ISRAEL ZANGWILL – The Big Bow Mystery.

Henry, UK, hardcover, 1892. Rand McNally, US, hardcover, 1895. (The latter is shown.) Reprinted often, either alone or in various anthologies, including the following (all shown): W.B. Conkey Company, US, hardcover, 189?   Three Victorian Detective Novels, edited by E. F. Bleiler (Dover, trade pb, 1978).  Great Detectives: A Century of the Best Mysteries, David Willis McCullough, editor (Pantheon, US, hc, 1984).


   The Big Bow Mystery opens on a frigid, foggy December morning as the Dickensian-named Mrs Drabdump, a widow letting out rooms in her home in Bow, east London, cannot get lodger Arthur Constant to open his bedroom door. She becomes so alarmed she goes to ask for help from George Grodman, a retired detective who lives a few doors down the street, and he forces the door open.

   The horrible sight within is described by the coroner as “the deceased lying back in bed with a deep wound in his throat… There was no trace of any instrument by which the cut could have been effected: there was no trace of any person who could have effected the cut. No person could apparently have got in or out.”

   Needless to say the case causes a sensation, the more so as Constant, though wealthy, was devoted to helping the working class.


   Fellow lodger and friend Tom Mortlake, a man of similar mind and “hero of a hundred strikes”, had left early that morning for Devonport Dockyard to help the dockers there. A second sensation is caused when Mortlake is arrested at the Liverpool Docks where he was making enquiries about steamers to America.

   He is released when it is learnt he was in Liverpool to seek news of a friend about whom he was uneasy. His innocence is supported by a cabby who drove him to London’s Euston Station that morning, who confirms he picked up Mortlake at about 4.30 am, well before the estimated time of Constant’s death. Even so, more doubts are raised when Mrs Drabdump reveals at the inquest that Mortlake and Constant had quarrelled the night before the latter’s death.

   The retired detective Grodman and Edward Wimp of Scotland Yard both undertake investigations and so the deciphering of The Big Bow Mystery begins. To add a bit of spice to the teacake, the men detest each other.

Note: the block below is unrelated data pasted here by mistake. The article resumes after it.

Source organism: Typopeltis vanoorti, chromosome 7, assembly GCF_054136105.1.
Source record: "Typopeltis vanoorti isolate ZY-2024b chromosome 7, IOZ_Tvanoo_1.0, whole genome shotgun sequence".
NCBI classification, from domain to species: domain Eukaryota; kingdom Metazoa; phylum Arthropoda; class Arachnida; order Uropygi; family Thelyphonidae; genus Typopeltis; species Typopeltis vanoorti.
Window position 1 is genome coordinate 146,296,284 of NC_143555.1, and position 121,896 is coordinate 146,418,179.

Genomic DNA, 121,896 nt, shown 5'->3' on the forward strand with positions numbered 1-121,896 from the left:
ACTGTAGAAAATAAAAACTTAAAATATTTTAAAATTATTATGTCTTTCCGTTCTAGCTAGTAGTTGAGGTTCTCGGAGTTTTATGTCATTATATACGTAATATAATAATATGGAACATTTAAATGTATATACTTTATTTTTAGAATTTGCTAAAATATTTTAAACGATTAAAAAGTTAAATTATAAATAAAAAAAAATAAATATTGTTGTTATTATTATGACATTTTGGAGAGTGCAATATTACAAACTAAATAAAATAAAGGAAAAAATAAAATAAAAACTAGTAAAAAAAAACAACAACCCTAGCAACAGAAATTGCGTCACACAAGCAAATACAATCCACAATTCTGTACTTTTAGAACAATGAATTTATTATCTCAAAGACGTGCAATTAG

In the course of a lengthy narrative we hear of Denzil Cantercot, a poet with secrets — why he gives money he’s just received to two housemaids before it’s even warm in his pocket for example — and Mortlake’s fiancee, Lucy Brent, who has apparently disappeared.


   There’s some plot padding, which is not to say the story is uneventful: Gladstone appears at an event that ends in a riot and ultimately Mortlake goes on trial for the murder of his friend. But did he really do it and if he did, how it is to be proved?

My verdict: One of the burning questions in The Big Bow Mystery is how the culprit carried out the crime, given the bedroom door was not only locked but also bolted on the inside.

   Various theories are suggested in letters to the press, including a monkey with a razor coming down the chimney, the removal and replacement of a window pane or a door panel, a culprit hiding in the wardrobe who managed to escape unnoticed when the door was broken down, and secret passages and trapdoors!

   As for the missing weapon, was it a candlestick or similar common item of bedroom furniture, fitted with a hidden blade after the fashion of a swordstick — or could the departed have been a suicide and somehow swallowed the weapon before expiring?


   After various red herrings are thrown back into the briny and trips into investigative cul de sacs are reversed, the culprit turns out to be the least likely suspect, who committed the crime for a particularly vile reason.

   The explanation of how a murder could be committed in a locked room is clever, hinging partly on the physical arrangements and partly on a psychological point, the clew to which is given in fair fashion early in the novel.

   If readers don’t mind Zangwill’s somewhat rambling and wordy style The Big Bow Mystery will be of interest. Published in the early 1890s, well before the beginning of the Golden Age, it is also said to be the earliest true example of the locked room mystery.


         Mary R